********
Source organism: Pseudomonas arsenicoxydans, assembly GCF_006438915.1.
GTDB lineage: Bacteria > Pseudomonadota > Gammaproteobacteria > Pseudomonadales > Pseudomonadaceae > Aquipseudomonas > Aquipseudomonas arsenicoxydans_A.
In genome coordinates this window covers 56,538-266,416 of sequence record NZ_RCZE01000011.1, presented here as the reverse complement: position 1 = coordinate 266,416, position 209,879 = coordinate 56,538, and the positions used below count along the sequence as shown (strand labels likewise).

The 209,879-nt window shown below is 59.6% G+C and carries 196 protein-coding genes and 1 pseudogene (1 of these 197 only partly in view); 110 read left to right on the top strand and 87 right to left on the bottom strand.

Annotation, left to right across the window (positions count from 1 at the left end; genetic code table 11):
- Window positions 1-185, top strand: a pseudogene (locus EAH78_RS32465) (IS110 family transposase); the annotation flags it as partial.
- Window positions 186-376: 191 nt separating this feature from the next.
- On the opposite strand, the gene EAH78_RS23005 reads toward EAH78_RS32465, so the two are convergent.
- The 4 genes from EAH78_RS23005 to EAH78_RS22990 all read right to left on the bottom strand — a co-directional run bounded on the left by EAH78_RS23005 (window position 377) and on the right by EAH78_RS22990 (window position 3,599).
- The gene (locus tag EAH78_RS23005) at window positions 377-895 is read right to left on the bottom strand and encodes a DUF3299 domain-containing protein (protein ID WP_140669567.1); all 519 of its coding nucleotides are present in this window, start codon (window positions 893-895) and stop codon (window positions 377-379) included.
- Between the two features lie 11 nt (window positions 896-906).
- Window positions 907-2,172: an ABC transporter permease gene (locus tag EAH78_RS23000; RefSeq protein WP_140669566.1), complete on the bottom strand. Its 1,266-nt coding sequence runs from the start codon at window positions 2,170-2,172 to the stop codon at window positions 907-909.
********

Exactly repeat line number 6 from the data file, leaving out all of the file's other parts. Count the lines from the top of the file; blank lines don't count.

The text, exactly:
- Window positions 1-185, top strand: a pseudogene (locus EAH78_RS32465) (IS110 family transposase); the annotation flags it as partial.